Vintage Ferrari cars have always been the preferred investment car for collectors and vintage car enthusiasts. Over the years, we have seen the most expensive classic cars sold at auctions, which have Ferraris at the helm, with a1963 Ferrari 250 GTO sold for $32 million to the 1957 Ferrari 250 Testa Rossa sold for $16.39 million, and the apple green 1962 Ferrari GTO especially made for the Britain’s iconic racing driver Stirling Moss which recently got sold for whopping $35 million to become the world’s most expensive car. However, it’s been interesting to note that Sir Stirling Craufurd Moss’s association with Ferrari truly adds a significant value to it. And it becomes apparent from the recent sale of iconic Ferrari 250 GT SWB raced to victory three times in 1960 by Stirling Moss for $11 million, to become the most expensive British car sold in auction, after the single-seater supercharged 1929 ‘Blower’ Bentley got sold for $7.8 million, achieving the highest price for British car sold at a public auction.
We love our cars in Phoenix. With the spread of the land we occupy, how could we not? Miles upon miles are covered with various modes of transportation that represent our personalities, lifestyles, and a way to get from point A to B. History and innovation have spawned thousands of enthusiasts, collectors, and connoisseurs of four-wheeled acceleration, and there’s a place that brings them together in an annual gathering of awe.
The Barrett-Jackson car auction will start right up and run smooth at Westworld of Scottsdale, 16601 North Pima Road, Sunday, January 13, through Sunday, January 20. Since 1971, the auction has drawn in fans from all over the world to witness offerings of master craftsmanship that revisit the past in spectacular fashion. From the elegance of a 1939 Bentley to the raw muscle of a Mach 1 Mustang, these beauties will leave you tempted to take out a second mortgage.
Daily tickets range from $8 to $55. Weeklong passes are $100 to $130
The Chevrolet Corvette is as American as a cheeseburger with fries or fireworks on the Fourth of July.
A motoring icon and for many the only true US sportscar that can be mentioned in the same breath as the raging bulls of Lamborghini or prancing horses of Ferrari, it’s hard to believe that the two-seater V8 turns 60 years old in 2013.
Enthusiasts and discerning car collectors now stands an exceptional opportunity to grab some of the rarest, best of category examples, and hand-picked selection of approximately 80 automotive icons, classics that have actually transcended the collector car hobby, at the RM Auctions’ Arizona sale on 18th January, 2013, held annually at the beautiful and majestic Arizona Biltmore Resort & Spa. Headlining early entries is a 1960 Ferrari 250 GT SWB Berlinetta ‘Competizione‘ which is simply irresistable to any serious Ferrari collector, the 1935 Cadillac Series 40 convertible featured the movie ‘The Artist’, an ultra-rare 1965 Ford GT40 which is estimated to fetch as much as $3 million, the 1931 Duesenberg Model J Tourster from the collection of John Pascucci, the 1939 Alfa Romeo 6C 2300B Corto Spider, the 1965 Shelby Mustang GT350 R, and the 1962 Shelby ‘Factory Competition-Speciffication’ Cobra, to name a few.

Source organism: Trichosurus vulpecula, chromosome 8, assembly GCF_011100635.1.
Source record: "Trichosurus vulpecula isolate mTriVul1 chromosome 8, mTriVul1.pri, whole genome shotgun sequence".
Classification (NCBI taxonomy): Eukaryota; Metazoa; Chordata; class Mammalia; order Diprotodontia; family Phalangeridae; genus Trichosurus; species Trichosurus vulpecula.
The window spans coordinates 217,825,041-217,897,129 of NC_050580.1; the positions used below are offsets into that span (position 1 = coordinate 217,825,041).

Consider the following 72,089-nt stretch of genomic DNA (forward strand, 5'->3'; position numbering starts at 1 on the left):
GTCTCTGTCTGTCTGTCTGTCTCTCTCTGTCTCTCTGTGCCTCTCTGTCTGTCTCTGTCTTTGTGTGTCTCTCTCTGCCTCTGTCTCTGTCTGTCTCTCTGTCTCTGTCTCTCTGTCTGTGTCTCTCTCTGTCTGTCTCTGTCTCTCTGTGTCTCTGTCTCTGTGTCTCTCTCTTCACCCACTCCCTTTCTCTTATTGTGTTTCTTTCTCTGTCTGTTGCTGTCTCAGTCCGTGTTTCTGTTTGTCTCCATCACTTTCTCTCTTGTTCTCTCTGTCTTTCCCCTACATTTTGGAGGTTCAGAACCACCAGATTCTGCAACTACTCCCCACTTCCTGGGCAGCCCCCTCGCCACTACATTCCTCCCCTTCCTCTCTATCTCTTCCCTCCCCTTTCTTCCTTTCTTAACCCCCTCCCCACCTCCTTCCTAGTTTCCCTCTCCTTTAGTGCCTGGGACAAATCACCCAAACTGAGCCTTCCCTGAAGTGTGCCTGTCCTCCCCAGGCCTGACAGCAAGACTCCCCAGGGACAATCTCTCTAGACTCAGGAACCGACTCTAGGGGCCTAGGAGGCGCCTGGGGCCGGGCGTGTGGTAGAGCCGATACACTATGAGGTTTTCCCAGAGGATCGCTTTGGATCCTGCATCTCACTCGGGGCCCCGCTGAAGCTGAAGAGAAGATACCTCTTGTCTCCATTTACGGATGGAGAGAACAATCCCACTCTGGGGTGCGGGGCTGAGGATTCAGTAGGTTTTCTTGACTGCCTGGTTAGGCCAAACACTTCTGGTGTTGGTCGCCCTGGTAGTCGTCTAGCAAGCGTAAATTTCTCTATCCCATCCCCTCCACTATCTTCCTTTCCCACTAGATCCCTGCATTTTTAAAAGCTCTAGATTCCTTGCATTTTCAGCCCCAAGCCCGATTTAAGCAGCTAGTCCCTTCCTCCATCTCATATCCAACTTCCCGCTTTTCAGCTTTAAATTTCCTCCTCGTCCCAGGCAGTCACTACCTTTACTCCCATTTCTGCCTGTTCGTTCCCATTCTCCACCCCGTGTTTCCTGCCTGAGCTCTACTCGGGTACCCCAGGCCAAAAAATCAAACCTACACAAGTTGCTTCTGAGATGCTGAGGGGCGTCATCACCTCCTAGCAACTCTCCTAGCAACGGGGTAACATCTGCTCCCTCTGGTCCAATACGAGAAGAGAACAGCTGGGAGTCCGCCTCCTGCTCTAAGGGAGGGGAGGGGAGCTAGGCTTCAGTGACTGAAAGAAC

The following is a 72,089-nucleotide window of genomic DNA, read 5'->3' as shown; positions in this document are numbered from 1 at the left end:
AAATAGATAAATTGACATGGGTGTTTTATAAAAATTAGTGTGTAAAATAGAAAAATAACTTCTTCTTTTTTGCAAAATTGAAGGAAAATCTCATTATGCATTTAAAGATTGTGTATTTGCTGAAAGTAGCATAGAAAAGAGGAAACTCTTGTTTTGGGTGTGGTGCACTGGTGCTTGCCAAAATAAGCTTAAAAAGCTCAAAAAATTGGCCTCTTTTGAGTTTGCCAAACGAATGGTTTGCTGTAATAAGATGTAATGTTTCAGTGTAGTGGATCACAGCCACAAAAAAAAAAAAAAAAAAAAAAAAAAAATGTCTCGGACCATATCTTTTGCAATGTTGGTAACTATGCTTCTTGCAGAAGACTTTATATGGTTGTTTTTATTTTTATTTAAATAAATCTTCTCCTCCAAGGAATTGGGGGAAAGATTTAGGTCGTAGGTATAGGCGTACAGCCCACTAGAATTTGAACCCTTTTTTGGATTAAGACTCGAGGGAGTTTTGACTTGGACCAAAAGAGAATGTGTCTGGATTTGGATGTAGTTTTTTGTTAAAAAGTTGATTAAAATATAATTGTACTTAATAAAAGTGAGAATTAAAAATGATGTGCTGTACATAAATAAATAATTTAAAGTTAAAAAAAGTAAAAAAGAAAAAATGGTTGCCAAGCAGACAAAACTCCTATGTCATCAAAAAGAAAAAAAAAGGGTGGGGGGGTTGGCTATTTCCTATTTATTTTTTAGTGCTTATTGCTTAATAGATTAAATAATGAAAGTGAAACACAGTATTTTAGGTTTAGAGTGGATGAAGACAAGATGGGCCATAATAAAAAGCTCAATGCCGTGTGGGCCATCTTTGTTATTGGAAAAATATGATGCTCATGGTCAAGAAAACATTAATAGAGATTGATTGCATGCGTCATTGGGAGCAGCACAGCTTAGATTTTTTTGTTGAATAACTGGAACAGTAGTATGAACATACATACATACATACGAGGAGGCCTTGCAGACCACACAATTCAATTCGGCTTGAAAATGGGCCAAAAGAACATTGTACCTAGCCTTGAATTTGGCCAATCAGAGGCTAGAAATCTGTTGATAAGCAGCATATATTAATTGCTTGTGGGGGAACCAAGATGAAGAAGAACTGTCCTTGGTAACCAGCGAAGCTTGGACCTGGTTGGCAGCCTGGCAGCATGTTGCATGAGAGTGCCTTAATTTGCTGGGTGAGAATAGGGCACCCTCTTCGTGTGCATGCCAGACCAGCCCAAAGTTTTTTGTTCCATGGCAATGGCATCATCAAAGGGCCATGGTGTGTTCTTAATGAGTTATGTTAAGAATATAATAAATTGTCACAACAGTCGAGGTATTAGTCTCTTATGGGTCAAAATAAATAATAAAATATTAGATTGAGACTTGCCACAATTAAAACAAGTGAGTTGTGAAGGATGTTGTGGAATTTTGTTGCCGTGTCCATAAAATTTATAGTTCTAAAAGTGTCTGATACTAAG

Irresistible to any serious Ferrari collector; promising thrilling performance and future exhibition acclaim, the 17th of the 72 aluminum-bodied Competizione-specification SWB examples, known as one of the marque’s most prized berlinettas, is now being offered by RM Auctions at its Arizona sale. The 1960 Ferrari 250 GT SWB Berlinetta ‘Competizione’ by Carrozzeria Scaglietti’ on sale is just four owners from new, and has been exhibited at Pebble Beach, the Quail, and Villa d’Este. Described to be race-ready, this particular example ‘chassis #1905GT’ boasting an incredible provenance and originality has won multiple FCA Platinum awards, and is a recognized example of the rare alloy-bodied SWB. Also known to be one of the world’s most expensive vintage cars, the Ferrari 250 GT SWB is regarded as a grand touring car for really serious road racing. Besides, the auctioneer RM Auctions’ for the likes of astute collectors, will also be offering important, hand-picked selection of the world’s automobiles like the 1935 Cadillac Series 40 convertible featured the movie ‘The Artist’, the 1968 Ferrari 365 GT 2+2 Coupe, 1963 Jaguar E-Type Series I 3.8 Fixed Head Coupe, to name a few. Any of these cars would look great in our Ferrari Themed Garage.
The most imaginative Swiss watchmaker, Maximilian Büsser & Friends ‘MB&F’ which refers to their timepieces as ‘horological machines’, as their creations are allegedly primarily micro-mechanical sculptures with timekeeping as secondary function, presented its first of luxury watches, Horological Machine No. 1 in 2006. And since then, this watchmaker renowned for bringing child’s sense of awe and playfulness into high-end watchmaking, has presented the HM2, HM3 and HM4, besides the Legacy Machine No. 1 ‘LM1’ in 2011. And in a continuation of cool and contemporary watchmaking, MB&F now in 2012 proudly unveiled its 5th horological machine HM5, which is the direct homage to the rebellious and daring Amida Digitrend who actually refused to accept the 1970s quartz revolution. The HM5 actually takes its philosophy from the 1970s icons, muscle cars and now, 40 years into the future, puts them ‘On the Road Again’.
Notably, the HM5’s exceptional wedge-shaped case is a tribute to the daring Amida Digitrend, besides it also takes design cues from the sleek and low-slung muscle cars, with louvres on their horizontal rear windows blocking all of the heat and sunlight. And conversely, the HM5’s slide operated louvres actually open to allow light come-in to charge on the Super-LumiNova numbers.
And, the forward-facing display makes HM5 truly a driver’s watch with vertical time display, so the wearer doesn’t need to lift the wrist from the steering to read time.